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Council should vote 'no' on MUC


In recent weeks, city council has taken steps to establish an arms-length Municipal Utility Corporation (MUC) to operate City utilities. The justification for this move has been that the corporation could offer additional new services to the non-residential sector, providing an additional source of income for the City. The City retained Grant Thornton LLP to develop the business plan and examine the benefits, opportunities and risks associated with the creation of a MUC.

Referring to the consultant’s business plan, the financial analysis has serious weaknesses. Examination of the impact of new services on the fiscal performance of the MUC over the 10-year period from 2021 to 2030 shows the corporation’s total annual net income declining. Analysis at a more detailed level reveals that the annual operating income from new services is below the level needed to cover the expected annual dividend paid to the City. Since the City must contribute cash to the MUC to provide the corporation with the necessary growth capital, one can assume that the dividend would be paid from the City’s cash injections to the corporation.

Administration acknowledged that there is nothing preventing the City’s utilities department from pursuing attractive new business opportunities within the existing utilities framework. So why create a Municipal Corporation?

According to administration, the MUC would allow the utilities department to be more “agile” when responding to new opportunities. In other words, Administration wants the MUC to be free from council oversight and free from scrutiny by St. Albert residents and stakeholders. Allowing the MUC to operate with no Council oversight would undermine residents’ trust that their interests are being protected. Furthermore, agility would come with higher operating costs and greater risks to the City and its residents. The consultant has broadly identified areas of risk, most of which fall into the categories of strategic and operations, regulatory and financial.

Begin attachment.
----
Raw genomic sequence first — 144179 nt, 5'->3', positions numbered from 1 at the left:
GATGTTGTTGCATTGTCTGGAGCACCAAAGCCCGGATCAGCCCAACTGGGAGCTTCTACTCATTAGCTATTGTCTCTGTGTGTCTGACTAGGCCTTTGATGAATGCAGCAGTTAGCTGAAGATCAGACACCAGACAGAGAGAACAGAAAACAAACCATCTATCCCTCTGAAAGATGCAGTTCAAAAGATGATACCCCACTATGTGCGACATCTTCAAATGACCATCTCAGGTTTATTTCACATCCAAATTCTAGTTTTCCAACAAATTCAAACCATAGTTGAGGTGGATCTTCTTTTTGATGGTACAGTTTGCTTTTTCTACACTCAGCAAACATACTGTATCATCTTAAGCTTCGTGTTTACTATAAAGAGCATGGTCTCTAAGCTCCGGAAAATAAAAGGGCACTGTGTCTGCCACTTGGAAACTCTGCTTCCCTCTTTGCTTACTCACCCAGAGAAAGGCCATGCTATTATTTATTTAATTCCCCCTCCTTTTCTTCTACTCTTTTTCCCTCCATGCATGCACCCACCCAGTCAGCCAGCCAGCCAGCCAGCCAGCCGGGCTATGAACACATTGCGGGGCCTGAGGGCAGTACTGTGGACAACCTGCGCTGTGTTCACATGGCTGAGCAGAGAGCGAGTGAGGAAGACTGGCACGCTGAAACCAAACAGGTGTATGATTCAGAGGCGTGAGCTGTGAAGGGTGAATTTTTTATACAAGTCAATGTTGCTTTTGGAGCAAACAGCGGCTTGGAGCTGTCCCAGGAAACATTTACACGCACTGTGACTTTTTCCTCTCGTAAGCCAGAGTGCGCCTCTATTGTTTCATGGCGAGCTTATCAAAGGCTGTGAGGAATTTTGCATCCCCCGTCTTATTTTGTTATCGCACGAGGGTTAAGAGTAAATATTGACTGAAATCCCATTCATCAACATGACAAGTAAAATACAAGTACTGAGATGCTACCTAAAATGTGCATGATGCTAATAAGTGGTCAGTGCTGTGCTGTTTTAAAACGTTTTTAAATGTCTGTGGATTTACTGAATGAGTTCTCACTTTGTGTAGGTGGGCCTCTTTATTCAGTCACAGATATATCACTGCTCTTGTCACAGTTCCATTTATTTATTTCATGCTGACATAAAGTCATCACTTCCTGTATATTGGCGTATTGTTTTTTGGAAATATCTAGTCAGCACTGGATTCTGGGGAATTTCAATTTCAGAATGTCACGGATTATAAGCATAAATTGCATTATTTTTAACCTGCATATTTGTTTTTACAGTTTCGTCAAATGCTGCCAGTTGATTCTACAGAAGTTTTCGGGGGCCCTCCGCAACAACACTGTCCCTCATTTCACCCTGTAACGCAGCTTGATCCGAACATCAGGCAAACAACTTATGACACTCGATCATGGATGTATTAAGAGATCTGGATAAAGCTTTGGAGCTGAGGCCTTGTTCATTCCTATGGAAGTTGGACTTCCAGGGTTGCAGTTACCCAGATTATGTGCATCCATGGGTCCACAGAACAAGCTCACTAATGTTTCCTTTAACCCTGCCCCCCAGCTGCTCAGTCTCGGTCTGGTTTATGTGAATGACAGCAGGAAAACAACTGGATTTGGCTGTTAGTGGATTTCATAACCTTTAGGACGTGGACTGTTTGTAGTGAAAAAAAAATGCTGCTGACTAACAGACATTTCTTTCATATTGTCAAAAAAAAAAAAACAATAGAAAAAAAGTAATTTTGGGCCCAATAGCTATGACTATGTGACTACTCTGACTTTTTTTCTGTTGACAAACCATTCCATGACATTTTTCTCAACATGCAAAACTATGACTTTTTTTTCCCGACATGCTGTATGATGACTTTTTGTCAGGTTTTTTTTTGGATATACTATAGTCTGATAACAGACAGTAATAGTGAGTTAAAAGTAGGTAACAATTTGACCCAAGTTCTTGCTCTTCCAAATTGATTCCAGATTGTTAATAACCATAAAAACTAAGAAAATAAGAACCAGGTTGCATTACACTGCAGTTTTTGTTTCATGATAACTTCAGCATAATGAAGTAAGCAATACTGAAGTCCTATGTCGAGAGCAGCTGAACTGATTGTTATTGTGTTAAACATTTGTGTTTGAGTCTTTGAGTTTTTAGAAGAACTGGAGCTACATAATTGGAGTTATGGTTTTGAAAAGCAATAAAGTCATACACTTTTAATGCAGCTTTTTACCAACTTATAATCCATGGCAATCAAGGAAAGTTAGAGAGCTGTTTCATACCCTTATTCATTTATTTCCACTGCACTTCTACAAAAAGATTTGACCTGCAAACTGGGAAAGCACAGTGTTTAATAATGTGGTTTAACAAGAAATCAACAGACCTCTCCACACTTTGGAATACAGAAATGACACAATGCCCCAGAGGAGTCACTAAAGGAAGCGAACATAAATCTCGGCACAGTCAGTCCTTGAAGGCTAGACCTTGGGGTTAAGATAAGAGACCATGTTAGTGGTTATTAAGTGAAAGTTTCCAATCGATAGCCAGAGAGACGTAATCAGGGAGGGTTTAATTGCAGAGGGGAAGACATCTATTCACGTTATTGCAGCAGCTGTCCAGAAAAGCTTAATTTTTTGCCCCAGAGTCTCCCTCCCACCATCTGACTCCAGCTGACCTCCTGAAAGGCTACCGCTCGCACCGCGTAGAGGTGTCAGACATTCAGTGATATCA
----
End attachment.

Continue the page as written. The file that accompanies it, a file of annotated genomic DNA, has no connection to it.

Speaking of risk, in August of this year the City of Chestermere east of Calgary officially took back control of its utilities from a municipal corporation established in 2012. The legacy of that failed experiment is a $35-million debt which will take many years to repay.

The plan to create the MUC will be one of the most significant decisions made by council in St. Albert’s recent history, and would affect all St. Albert residents. In his report, the consultant states “... As residents are one of the most significant stakeholders of any City, it would be critical to take into consideration the perception of the residents before incorporating an MUC.” That recommendation seems to have been lost on city council. While the recent Dec. 2 public hearing on the matter complied with Municipal Government Act requirements, the hearing, attended by a crowd of concerned citizens, should have been preceded by a comprehensive public information campaign to inform residents of the plan and allow stakeholders to ask questions. Perhaps that’s a lesson for another day.

Today, I believe that creating the corporation will provide no benefits to St. Albert residents, and could seriously undermine the City’s financial position. During the upcoming Dec. 16 council meeting, councillors should vote “No” on the third reading of the motion to create a St. Albert MUC.

A. Keller, St. Albert